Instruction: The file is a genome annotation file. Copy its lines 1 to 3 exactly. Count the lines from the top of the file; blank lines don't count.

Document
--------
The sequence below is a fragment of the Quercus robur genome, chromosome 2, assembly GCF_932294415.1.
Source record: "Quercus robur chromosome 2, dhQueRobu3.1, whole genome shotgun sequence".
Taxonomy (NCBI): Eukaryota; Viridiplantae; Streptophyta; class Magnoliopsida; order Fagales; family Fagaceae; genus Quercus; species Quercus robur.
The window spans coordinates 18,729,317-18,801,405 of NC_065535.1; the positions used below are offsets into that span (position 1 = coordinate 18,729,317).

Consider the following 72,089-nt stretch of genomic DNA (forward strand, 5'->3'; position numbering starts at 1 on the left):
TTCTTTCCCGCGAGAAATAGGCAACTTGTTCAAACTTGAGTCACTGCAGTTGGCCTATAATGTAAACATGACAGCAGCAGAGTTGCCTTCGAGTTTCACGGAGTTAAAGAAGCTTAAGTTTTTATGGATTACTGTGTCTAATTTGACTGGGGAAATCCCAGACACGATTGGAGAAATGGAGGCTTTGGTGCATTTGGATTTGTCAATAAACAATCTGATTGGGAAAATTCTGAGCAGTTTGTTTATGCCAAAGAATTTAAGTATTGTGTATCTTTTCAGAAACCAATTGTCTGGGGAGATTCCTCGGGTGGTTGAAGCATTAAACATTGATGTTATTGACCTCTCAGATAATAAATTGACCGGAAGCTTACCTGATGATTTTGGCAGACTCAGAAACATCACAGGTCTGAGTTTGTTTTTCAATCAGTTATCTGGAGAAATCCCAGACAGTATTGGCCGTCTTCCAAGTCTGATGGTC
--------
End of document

The sequence below is a fragment of the Quercus robur genome, chromosome 2, assembly GCF_932294415.1.
Source record: "Quercus robur chromosome 2, dhQueRobu3.1, whole genome shotgun sequence".
Taxonomy (NCBI): Eukaryota; Viridiplantae; Streptophyta; class Magnoliopsida; order Fagales; family Fagaceae; genus Quercus; species Quercus robur.